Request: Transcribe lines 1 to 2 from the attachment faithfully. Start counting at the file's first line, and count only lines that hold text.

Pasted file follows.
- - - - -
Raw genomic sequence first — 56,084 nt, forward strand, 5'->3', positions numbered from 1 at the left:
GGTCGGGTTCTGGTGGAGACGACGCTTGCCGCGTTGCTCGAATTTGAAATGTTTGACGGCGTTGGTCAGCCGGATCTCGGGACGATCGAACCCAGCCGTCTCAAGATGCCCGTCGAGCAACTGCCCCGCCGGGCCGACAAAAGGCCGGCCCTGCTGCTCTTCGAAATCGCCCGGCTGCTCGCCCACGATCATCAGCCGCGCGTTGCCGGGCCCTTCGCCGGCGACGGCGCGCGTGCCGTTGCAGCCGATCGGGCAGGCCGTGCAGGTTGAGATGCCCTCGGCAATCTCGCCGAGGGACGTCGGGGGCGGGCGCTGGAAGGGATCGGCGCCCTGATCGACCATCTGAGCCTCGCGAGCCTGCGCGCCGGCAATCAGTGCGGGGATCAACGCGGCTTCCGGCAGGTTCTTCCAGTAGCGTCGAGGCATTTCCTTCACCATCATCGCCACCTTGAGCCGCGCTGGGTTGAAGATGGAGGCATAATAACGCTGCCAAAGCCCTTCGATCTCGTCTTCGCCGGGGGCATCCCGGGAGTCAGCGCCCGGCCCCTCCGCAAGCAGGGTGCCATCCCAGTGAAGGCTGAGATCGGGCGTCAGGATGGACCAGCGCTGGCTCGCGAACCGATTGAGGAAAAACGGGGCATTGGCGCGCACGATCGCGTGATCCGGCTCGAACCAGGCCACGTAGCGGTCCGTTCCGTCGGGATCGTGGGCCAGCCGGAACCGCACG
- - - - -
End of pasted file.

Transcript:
Raw genomic sequence first — 56,084 nt, forward strand, 5'->3', positions numbered from 1 at the left:
GGTCGGGTTCTGGTGGAGACGACGCTTGCCGCGTTGCTCGAATTTGAAATGTTTGACGGCGTTGGTCAGCCGGATCTCGGGACGATCGAACCCAGCCGTCTCAAGATGCCCGTCGAGCAACTGCCCCGCCGGGCCGACAAAAGGCCGGCCCTGCTGCTCTTCGAAATCGCCCGGCTGCTCGCCCACGATCATCAGCCGCGCGTTGCCGGGCCCTTCGCCGGCGACGGCGCGCGTGCCGTTGCAGCCGATCGGGCAGGCCGTGCAGGTTGAGATGCCCTCGGCAATCTCGCCGAGGGACGTCGGGGGCGGGCGCTGGAAGGGATCGGCGCCCTGATCGACCATCTGAGCCTCGCGAGCCTGCGCGCCGGCAATCAGTGCGGGGATCAACGCGGCTTCCGGCAGGTTCTTCCAGTAGCGTCGAGGCATTTCCTTCACCATCATCGCCACCTTGAGCCGCGCTGGGTTGAAGATGGAGGCATAATAACGCTGCCAAAGCCCTTCGATCTCGTCTTCGCCGGGGGCATCCCGGGAGTCAGCGCCCGGCCCCTCCGCAAGCAGGGTGCCATCCCAGTGAAGGCTGAGATCGGGCGTCAGGATGGACCAGCGCTGGCTCGCGAACCGATTGAGGAAAAACGGGGCATTGGCGCGCACGATCGCGTGATCCGGCTCGAACCAGGCCACGTAGCGGTCCGTTCCGTCGGGATCGTGGGCCAGCCGGAACCGCACG